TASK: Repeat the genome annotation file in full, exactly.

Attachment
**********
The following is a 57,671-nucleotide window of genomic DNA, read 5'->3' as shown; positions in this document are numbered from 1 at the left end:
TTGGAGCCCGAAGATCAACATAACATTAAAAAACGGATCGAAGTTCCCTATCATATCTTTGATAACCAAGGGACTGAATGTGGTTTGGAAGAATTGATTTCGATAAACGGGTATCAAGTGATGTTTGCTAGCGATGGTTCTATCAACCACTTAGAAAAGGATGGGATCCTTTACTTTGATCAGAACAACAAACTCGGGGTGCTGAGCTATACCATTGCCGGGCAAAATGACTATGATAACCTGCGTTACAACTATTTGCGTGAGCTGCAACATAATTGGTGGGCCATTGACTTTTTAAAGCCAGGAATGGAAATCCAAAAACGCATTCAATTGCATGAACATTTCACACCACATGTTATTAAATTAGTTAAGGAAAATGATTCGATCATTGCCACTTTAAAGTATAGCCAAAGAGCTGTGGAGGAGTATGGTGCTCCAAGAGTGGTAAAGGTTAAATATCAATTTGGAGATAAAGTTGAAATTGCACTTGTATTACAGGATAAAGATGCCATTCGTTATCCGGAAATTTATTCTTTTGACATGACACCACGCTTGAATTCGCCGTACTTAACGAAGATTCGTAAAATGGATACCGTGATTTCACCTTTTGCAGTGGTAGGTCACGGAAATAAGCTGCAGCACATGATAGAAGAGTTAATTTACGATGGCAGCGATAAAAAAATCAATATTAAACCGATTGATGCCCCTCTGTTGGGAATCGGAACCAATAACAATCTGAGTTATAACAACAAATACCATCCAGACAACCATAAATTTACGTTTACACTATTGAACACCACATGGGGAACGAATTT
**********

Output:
The following is a 57,671-nucleotide window of genomic DNA, read 5'->3' as shown; positions in this document are numbered from 1 at the left end:
TTGGAGCCCGAAGATCAACATAACATTAAAAAACGGATCGAAGTTCCCTATCATATCTTTGATAACCAAGGGACTGAATGTGGTTTGGAAGAATTGATTTCGATAAACGGGTATCAAGTGATGTTTGCTAGCGATGGTTCTATCAACCACTTAGAAAAGGATGGGATCCTTTACTTTGATCAGAACAACAAACTCGGGGTGCTGAGCTATACCATTGCCGGGCAAAATGACTATGATAACCTGCGTTACAACTATTTGCGTGAGCTGCAACATAATTGGTGGGCCATTGACTTTTTAAAGCCAGGAATGGAAATCCAAAAACGCATTCAATTGCATGAACATTTCACACCACATGTTATTAAATTAGTTAAGGAAAATGATTCGATCATTGCCACTTTAAAGTATAGCCAAAGAGCTGTGGAGGAGTATGGTGCTCCAAGAGTGGTAAAGGTTAAATATCAATTTGGAGATAAAGTTGAAATTGCACTTGTATTACAGGATAAAGATGCCATTCGTTATCCGGAAATTTATTCTTTTGACATGACACCACGCTTGAATTCGCCGTACTTAACGAAGATTCGTAAAATGGATACCGTGATTTCACCTTTTGCAGTGGTAGGTCACGGAAATAAGCTGCAGCACATGATAGAAGAGTTAATTTACGATGGCAGCGATAAAAAAATCAATATTAAACCGATTGATGCCCCTCTGTTGGGAATCGGAACCAATAACAATCTGAGTTATAACAACAAATACCATCCAGACAACCATAAATTTACGTTTACACTATTGAACACCACATGGGGAACGAATTT